|Ada 95 Quality and Style Guide||Chapter 2|
2.1.1 Horizontal Spacing
Use consistent spacing around delimiters. Use the same spacing as you would in regular prose.
Specifically, leave at least one blank space in the following places, as shown in the examples throughout this book. More spaces may be required for the vertical alignment recommended in subsequent guidelines.
- Before and after the following delimiters and binary operators:- Outside of the quotes for string (") and character (' ) literals, except where prohibited.
- Outside, but not inside, parentheses.
- After commas (,) and semicolons (;). Do not leave any blank spaces in the following places, even if this conflicts with the above recommendations.
- After the plus (+) and minus (-) signs when used as unary operators.
- After a function call.
- Inside of label delimiters (<< >>).
- Before and after the exponentiation operator (**), apostrophe ('), and period (.)
- Between multiple consecutive opening or closing parentheses.
- Before commas (,) and semicolons (;).
When superfluous parentheses are omitted because of operator precedence rules, spaces may optionally be removed around the highest precedence operators in that expression.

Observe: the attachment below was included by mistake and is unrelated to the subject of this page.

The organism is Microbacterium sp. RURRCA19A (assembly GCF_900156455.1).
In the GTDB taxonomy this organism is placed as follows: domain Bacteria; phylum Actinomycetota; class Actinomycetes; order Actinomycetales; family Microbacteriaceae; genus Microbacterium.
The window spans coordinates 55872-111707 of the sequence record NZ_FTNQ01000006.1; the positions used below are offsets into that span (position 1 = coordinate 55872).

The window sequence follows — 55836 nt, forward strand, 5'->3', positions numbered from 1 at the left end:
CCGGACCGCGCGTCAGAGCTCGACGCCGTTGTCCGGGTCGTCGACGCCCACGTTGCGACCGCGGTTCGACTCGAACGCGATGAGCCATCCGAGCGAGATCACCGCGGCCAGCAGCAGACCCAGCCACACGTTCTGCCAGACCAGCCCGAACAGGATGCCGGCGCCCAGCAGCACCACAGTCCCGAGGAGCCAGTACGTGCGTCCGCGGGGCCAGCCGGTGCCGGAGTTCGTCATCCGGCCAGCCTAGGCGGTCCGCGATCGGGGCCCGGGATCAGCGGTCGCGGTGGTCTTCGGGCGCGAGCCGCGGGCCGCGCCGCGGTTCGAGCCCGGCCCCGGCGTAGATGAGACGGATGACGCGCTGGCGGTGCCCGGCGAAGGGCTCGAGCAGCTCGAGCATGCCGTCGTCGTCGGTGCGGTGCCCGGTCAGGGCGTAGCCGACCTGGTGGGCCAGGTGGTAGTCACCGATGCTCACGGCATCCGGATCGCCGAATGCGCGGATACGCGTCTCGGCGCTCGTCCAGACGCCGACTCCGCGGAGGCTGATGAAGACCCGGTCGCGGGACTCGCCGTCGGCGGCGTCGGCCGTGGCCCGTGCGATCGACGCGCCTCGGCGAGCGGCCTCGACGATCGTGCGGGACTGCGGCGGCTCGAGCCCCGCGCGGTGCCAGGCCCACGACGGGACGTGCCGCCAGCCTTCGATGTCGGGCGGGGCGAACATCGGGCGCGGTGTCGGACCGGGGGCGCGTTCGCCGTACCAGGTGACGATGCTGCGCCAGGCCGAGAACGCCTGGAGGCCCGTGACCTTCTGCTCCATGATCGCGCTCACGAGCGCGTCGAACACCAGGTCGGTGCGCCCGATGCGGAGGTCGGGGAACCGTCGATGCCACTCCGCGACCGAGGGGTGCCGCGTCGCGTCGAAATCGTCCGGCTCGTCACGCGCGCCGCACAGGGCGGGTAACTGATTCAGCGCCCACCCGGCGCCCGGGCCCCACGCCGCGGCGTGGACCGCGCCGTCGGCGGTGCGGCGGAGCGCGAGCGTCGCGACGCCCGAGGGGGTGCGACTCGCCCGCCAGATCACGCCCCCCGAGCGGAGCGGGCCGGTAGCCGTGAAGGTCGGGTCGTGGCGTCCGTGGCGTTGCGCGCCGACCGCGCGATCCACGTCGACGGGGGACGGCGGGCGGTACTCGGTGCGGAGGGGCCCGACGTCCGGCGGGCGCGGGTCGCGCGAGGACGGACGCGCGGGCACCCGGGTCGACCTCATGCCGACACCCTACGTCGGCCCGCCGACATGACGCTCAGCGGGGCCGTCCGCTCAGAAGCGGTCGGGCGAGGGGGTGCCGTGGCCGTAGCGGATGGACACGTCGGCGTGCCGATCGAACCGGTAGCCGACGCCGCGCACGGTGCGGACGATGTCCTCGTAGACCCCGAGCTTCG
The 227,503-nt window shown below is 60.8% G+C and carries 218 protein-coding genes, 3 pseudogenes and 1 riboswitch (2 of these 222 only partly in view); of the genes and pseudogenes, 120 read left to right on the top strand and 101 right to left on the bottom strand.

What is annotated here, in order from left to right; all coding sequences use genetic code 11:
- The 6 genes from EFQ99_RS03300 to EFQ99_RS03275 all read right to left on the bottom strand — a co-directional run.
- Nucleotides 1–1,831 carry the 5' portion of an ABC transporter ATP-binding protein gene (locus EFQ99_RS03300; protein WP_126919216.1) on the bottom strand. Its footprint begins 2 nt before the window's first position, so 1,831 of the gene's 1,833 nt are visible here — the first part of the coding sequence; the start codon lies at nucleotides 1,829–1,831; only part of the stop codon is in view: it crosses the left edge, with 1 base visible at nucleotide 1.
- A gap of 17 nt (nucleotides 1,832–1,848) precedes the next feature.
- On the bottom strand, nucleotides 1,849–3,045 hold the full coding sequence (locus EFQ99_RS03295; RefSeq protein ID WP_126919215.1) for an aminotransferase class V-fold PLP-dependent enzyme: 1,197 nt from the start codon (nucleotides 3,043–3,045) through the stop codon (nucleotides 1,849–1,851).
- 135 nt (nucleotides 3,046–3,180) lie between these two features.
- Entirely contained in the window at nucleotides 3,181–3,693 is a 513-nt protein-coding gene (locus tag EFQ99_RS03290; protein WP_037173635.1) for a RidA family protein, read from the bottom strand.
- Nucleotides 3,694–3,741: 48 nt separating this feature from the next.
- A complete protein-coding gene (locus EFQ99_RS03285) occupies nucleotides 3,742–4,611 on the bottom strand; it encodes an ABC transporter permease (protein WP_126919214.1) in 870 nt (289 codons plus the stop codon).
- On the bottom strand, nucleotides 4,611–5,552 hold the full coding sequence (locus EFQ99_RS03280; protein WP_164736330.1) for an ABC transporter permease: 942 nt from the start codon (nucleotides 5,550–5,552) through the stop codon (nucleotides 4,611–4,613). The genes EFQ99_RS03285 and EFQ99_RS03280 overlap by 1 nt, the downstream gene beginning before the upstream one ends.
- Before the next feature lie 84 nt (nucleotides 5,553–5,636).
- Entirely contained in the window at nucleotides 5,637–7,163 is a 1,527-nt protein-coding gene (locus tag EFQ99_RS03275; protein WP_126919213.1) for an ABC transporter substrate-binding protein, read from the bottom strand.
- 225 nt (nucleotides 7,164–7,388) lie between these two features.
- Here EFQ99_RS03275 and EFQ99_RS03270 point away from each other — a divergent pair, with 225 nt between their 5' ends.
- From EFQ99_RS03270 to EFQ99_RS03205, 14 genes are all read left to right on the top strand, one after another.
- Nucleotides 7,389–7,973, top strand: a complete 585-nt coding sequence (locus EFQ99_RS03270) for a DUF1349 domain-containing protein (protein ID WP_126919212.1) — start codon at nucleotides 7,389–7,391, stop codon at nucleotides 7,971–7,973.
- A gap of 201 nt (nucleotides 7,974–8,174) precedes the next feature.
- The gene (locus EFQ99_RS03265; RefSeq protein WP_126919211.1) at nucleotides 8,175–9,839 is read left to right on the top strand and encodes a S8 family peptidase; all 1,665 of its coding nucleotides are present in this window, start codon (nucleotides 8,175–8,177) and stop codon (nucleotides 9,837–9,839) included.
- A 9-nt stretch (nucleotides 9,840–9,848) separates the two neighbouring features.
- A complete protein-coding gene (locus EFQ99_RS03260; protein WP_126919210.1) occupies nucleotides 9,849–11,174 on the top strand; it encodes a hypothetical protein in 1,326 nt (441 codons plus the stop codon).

exampleDefault_String : constant String := "This is the long string returned by" & " default. It is broken into multiple" & " Ada source lines for convenience."; type Signed_Whole_16 is range -2**15 .. 2**15 - 1; type Address_Area is array (Natural range <>) of Signed_Whole_16; Register : Address_Area (16#7FF0# .. 16#7FFF#); Memory : Address_Area ( 0 .. 16#7FEC#); Register(Pc) := Register(A); X := Signed_Whole_16(Radius * Sin(Angle)); Register(Index) := Memory(Base_Address + Index * Element_Length); Get(Value => Sensor); Error_Term := 1.0 - (Cos(Theta)**2 + Sin(Theta)**2); Z := X**3; Y := C * X + B; Volume := Length * Width * Height;
It is a good idea to use white space around delimiters and operators because they are typically short sequences (one or two characters) that can easily get lost among the longer keywords and identifiers. Putting white space around them makes them stand out. Consistency in spacing also helps make the source code easier to scan visually.
However, many of the delimiters (commas, semicolons, parentheses, etc.) are familiar as normal punctuation marks. It is distracting to see them spaced differently in a computer program than in normal text. Therefore, use the same spacing as in text (no spaces before commas and semicolons, no spaces inside parentheses, etc.).
The one notable exception is the colon (:). In Ada, it is useful to use the colon as a tabulator or a column separator (see Guideline 2.1.4). In this context, it makes sense to put spaces before and after the colon rather than only after it as in normal text.
The guidelines in this section are easily enforced with an automatic code formatter.
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